Federal Judge Rules Against the National Eviction Moratorium


On Wednesday, May 5, 2021, a federal judge in Washington D.C. ended the national moratorium on residential evictions originally enacted by the U.S. Department of Health and Human Services through the Centers for Disease Control and Prevention (the “CDC”) in September 2020.  The moratorium, which applied to all residential rental properties nationwide, was initially scheduled to expire on December 31, 2020.  However, Congress temporarily extended it until January 31, 2021, and the CDC thereafter extended the eviction moratorium until June 30, 2021 without the approval of Congress.  The Alabama Association of Realtors sued the Department of Health and Human Services in an effort to stop the moratorium.   

U.S. District Court Judge Dabney Friedrich set aside the CDC’s extension, finding that although the pandemic “is a serious public health crisis that has presented unprecedented challenges for public health officials and the nation as a whole,” the CDC does not have the legal authority, under the Public Health Service Act, to create or extend a nationwide eviction moratorium.[i]  Judge Friedrich’s ruling effectively halted the freeze on evictions. 

The Court joins a list of courts that have handed down varying rulings on the national moratorium’s validity.  However, this Court’s decision differs from previous rulings because it vacates the moratorium in its entirety, as opposed to applying the vacation solely to the parties involved in the lawsuit. 

The Justice Department has filed a notice to appeal Judge Friedrich’s decision, stating that it “respectfully disagrees” with the ruling,[ii] and the Biden Administration is reviewing the Court’s finding.  An appeal by the Justice Department could result in the decision being stayed while the appeal is pending, thereby effectively reinstating the moratorium while the matter is on appeal.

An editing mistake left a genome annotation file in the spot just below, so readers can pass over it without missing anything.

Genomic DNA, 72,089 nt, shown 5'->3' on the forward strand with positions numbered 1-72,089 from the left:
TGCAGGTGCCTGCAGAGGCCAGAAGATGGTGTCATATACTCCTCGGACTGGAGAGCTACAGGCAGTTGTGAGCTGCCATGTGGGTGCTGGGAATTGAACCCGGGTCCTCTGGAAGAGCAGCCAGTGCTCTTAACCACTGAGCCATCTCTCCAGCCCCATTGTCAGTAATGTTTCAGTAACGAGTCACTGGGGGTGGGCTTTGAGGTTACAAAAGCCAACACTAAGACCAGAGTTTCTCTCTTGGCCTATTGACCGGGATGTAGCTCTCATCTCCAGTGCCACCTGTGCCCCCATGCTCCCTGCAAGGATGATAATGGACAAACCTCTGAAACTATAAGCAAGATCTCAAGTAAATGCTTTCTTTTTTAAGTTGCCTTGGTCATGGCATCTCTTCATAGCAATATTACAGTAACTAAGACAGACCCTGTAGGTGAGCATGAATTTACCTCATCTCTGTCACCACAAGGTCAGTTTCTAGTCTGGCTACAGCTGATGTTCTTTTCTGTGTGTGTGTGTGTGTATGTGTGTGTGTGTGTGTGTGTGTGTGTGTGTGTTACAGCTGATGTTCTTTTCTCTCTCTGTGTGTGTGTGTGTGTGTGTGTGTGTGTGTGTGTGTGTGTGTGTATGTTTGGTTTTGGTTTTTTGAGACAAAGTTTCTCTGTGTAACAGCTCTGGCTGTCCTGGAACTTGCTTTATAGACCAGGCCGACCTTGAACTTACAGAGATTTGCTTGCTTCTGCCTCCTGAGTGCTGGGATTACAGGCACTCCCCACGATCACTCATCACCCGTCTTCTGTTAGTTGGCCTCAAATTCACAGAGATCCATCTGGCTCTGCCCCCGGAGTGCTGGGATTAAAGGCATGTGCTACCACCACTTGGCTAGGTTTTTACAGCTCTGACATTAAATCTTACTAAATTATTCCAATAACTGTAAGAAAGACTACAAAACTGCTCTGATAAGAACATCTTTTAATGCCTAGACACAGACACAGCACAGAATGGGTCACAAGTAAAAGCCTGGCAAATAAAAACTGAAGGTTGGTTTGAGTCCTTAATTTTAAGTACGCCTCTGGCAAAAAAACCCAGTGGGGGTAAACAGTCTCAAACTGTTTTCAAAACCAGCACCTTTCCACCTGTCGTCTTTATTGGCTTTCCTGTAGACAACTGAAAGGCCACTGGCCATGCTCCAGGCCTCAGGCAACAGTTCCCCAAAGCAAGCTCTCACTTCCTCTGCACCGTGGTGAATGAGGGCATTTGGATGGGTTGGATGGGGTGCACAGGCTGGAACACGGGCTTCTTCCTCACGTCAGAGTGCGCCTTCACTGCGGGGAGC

Notably, the Court’s ruling does not apply to moratoriums enacted by state governments.  Landlords affected by the moratorium should be aware of the moratorium laws and ordinances enacted in their state, as they may still be bound by those local enactments.  As one example of this, the State Court Administrative Office in Michigan has stated that despite Judge Friedrich’s ruling, there will be no changes to the moratorium or the COVID Emergency Rental Assistance (“CERA”) program enacted in Michigan. 

Because of the nuance involved in navigating national and local ordinances and the possibility of an appeal or superseding legislation, landlords should consult with their attorneys before attempting to pursue any eviction proceedings.

[i] Alabama Ass’n of Realtors v. United States Dep’t of Health and Human Services, -------- F.Supp.3d --------, -------, 2021 WL 1779282, at *10 (D.D.C. May 5, 2021).
[ii] John Kruzel, Justice Dept. to appeal judge’s order vacating CDC eviction moratorium, The Hill (May 5, 2021), https://thehill.com/homenews/administration/551967-justice-dept-to-appeal-judges-order-vacating-cdc-eviction-moratorium.

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